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Nearly four years ago the Spurs pawned George Hill off on the Pacers in exchange for the right to develop Kawhi Leonard from the 15th overall pick into the 2014 Finals MVP, which works as a good starting point for this iteration of the Spurs. Going back any farther than that means dealing with stat sheets led by Richard Jefferson, and I'm just not comfortable in that sort of world anymore. So let's break it down.
(Full size radars at bottom. All Spurs stats from the 2011-2012 season, courtesy of NBA.com. Hawks stats run through 1/19/15. Counting stats are per36, outer radar rim is highest percentile by position G,F,C)
The 2011-2012 season also saw change in the San Antonio backcourt. While Tony Parker had a typically excellent season, Danny Green and his revamped shooting stroke fit seamlessly in beside him as essentially a 3-and-D shooting guard.
If anything, this Hawks backcourt might be better than that Spurs one. Teague actually converts threes at a decent clip, and has a large edge over Parker in STL+BLK, which covers for Korver's athletic deficiencies. Korver is also a better shooter and passer than Green was, and shows fairly well on the glass given his limitations.
Oh right, almost didn't mention that Manu was dope. There's no equivalent here on the Hawks because he has had no equivalents in the last fifteen years. If this is where you want to call the comparison busted, then you hop right on that horse and bust some ass out of here. I feel reassured about it though due to age: while the Hawks don't have anyone as good as him now, they do have plenty of development time for Teague and Dennis Schroeder, and it's not like he has a crazy statistical style besides "be good at everything."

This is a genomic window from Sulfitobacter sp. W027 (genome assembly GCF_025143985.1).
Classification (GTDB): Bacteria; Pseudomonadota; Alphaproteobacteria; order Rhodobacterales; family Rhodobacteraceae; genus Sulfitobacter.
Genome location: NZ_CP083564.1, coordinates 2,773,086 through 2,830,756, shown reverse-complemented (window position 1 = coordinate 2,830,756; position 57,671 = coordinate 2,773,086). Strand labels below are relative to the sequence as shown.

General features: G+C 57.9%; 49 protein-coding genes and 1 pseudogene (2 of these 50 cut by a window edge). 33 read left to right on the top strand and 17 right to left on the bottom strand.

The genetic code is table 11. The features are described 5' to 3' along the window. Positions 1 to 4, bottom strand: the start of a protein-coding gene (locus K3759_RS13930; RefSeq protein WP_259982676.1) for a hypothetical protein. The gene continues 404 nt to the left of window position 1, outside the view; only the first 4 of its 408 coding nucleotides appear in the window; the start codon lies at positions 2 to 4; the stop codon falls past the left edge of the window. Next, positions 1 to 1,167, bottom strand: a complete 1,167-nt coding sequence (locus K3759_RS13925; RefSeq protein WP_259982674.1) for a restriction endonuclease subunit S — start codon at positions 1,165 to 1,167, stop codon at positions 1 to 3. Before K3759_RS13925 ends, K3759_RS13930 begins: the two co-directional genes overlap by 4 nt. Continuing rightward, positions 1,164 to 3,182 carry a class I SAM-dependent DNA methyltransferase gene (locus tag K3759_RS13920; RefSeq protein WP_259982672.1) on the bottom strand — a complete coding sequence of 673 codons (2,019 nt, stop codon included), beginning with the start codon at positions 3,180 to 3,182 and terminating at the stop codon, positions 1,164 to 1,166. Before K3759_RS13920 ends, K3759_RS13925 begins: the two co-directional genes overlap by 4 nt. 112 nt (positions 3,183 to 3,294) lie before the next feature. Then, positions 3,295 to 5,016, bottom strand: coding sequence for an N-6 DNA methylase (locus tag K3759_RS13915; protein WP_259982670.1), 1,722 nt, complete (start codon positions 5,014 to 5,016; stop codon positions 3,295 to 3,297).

It might seem obvious that all of these guys are really good - they're starters on teams with title ambitions after all - but not every title team has a great one-through-five. For context, that crap on the right is what Derek Fisher looked like starting for a high-offense title contender in 2011-2012.
Ouch. Moving on.
The forward positions for each of these teams are considerably less exciting. Kawhi was still a rookie who couldn't shoot jumpers, and Boris Diaw was just about as crappy as an insanely-skilled player can be, which made for an unimposing forward line. The caveat here is obvious though; some games saw a Duncan-Splitter front line, and Green played a lot of forward when Manu came into the game. Still, assuming that Dermarre Carroll and Diaw are a tie (they are), is there anything Kawhi could do that Millsap can't?
And again, we get to use another boring LA starter from that 2011-2012 season for context. Joy.
The trickiest comparison is definitely center. Where Tim Duncan is one of the best players of all time, Al Horford is coming off a severe injury. As such, I'm going to use Al's 2013-2014 season where he was actually pretty healthy as a benchmark. I'll be fair - even Budenholzer himself wouldn't dare make this comparison. But you can see some similarities in the lack of offensive rebounding and the ability to stay out of foul trouble, as well as the ability to score efficiently even with high usage rates. Besides, it's not like the 2012 title team had a great starting center.
Will Horford get back to this sort of plot is not a question I can answer, and neither is the question of whether the Hawks will grow into a true title contender over the next couple seasons. I do know, however, that they're probably one really good player short, and that they're currently
slated to have the 15th pick this year.